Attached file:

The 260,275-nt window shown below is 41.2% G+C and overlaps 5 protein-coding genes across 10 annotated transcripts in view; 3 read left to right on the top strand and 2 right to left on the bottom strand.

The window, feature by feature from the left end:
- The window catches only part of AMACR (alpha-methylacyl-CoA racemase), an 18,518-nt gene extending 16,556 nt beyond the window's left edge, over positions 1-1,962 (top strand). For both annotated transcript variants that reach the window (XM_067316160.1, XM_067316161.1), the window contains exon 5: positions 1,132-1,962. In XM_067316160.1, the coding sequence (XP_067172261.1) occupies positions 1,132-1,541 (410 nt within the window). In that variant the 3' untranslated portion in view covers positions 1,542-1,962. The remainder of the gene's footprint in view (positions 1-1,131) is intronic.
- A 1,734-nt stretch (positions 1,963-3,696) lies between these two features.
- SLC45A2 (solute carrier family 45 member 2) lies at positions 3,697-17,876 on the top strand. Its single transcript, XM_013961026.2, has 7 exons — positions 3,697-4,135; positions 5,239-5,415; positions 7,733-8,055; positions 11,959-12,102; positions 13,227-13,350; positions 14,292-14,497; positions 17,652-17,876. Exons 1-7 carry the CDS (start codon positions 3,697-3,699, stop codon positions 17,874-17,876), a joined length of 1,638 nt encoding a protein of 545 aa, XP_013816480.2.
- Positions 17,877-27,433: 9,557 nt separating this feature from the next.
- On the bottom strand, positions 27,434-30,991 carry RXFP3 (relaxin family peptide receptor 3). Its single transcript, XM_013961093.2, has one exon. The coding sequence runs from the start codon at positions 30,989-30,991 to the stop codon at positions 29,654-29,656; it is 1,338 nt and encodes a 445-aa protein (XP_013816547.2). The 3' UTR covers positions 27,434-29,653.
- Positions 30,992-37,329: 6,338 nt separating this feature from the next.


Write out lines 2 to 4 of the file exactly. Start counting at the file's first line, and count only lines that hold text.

The window, feature by feature from the left end:
- The window catches only part of AMACR (alpha-methylacyl-CoA racemase), an 18,518-nt gene extending 16,556 nt beyond the window's left edge, over positions 1-1,962 (top strand). For both annotated transcript variants that reach the window (XM_067316160.1, XM_067316161.1), the window contains exon 5: positions 1,132-1,962. In XM_067316160.1, the coding sequence (XP_067172261.1) occupies positions 1,132-1,541 (410 nt within the window). In that variant the 3' untranslated portion in view covers positions 1,542-1,962. The remainder of the gene's footprint in view (positions 1-1,131) is intronic.
- A 1,734-nt stretch (positions 1,963-3,696) lies between these two features.